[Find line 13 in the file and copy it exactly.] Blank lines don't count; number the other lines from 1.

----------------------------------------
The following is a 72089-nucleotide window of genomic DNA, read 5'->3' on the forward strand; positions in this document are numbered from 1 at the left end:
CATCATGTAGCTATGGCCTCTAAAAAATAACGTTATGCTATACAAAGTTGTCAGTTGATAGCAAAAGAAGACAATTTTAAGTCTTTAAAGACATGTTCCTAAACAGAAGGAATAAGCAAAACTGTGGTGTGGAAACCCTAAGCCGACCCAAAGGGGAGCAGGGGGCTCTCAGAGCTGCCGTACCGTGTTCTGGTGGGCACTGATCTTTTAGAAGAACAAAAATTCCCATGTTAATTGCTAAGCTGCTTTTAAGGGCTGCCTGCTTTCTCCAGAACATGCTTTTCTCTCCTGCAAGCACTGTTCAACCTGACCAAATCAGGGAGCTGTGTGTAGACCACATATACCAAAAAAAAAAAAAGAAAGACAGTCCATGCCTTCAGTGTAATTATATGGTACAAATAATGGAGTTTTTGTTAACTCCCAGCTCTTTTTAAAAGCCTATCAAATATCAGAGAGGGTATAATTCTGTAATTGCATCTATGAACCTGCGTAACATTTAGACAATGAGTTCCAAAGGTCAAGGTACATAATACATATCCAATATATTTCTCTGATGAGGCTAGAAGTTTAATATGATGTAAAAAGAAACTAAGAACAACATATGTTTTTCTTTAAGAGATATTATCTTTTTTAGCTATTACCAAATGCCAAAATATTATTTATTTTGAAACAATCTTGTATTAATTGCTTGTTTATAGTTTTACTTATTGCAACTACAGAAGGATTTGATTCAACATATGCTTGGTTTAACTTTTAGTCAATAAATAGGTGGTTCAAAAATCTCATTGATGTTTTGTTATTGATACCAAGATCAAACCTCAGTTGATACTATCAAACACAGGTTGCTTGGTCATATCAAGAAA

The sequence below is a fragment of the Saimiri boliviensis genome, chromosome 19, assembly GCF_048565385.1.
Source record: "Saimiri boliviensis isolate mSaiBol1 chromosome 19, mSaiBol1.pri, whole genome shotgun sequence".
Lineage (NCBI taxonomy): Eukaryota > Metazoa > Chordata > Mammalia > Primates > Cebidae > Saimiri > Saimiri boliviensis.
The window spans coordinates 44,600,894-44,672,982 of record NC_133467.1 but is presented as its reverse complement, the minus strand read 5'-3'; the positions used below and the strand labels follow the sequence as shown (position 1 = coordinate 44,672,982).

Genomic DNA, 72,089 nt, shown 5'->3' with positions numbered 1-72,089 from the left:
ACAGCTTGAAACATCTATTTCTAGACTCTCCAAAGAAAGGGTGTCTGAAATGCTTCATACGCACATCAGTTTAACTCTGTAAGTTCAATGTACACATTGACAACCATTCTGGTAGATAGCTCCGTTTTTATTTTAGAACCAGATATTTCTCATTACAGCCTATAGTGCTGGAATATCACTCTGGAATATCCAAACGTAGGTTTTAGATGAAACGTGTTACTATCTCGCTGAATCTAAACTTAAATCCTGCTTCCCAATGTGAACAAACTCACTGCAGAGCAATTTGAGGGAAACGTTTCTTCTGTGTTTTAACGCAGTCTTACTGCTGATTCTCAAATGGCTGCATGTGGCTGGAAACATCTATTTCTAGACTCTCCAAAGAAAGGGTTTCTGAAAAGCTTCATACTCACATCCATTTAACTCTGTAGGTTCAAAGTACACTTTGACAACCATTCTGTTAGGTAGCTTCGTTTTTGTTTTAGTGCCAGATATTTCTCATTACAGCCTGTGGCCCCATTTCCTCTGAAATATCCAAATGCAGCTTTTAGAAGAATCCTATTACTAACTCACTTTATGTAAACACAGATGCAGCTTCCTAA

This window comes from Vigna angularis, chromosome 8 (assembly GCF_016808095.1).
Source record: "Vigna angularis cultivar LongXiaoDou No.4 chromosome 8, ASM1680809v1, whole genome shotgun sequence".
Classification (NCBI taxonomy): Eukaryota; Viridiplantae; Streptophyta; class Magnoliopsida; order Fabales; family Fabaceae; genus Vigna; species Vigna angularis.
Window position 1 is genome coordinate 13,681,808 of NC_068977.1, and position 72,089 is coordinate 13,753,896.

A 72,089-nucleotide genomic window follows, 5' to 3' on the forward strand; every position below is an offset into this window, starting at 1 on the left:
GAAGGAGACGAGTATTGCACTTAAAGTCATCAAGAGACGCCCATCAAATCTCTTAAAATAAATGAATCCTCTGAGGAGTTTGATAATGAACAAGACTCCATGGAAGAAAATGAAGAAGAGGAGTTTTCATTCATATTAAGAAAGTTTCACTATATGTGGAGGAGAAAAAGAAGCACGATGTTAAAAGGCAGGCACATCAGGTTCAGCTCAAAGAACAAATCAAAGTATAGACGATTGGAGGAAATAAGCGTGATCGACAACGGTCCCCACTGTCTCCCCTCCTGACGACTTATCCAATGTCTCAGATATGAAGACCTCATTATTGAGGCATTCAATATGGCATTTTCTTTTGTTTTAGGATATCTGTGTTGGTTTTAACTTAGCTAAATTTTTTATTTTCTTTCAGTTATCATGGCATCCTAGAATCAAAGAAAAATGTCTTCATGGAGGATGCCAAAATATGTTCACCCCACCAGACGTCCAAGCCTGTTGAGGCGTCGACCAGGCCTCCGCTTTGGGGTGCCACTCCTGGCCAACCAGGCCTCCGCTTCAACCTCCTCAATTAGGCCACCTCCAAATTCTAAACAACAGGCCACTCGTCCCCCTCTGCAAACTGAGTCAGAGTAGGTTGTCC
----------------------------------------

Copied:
A 72,089-nucleotide genomic window follows, 5' to 3' on the forward strand; every position below is an offset into this window, starting at 1 on the left: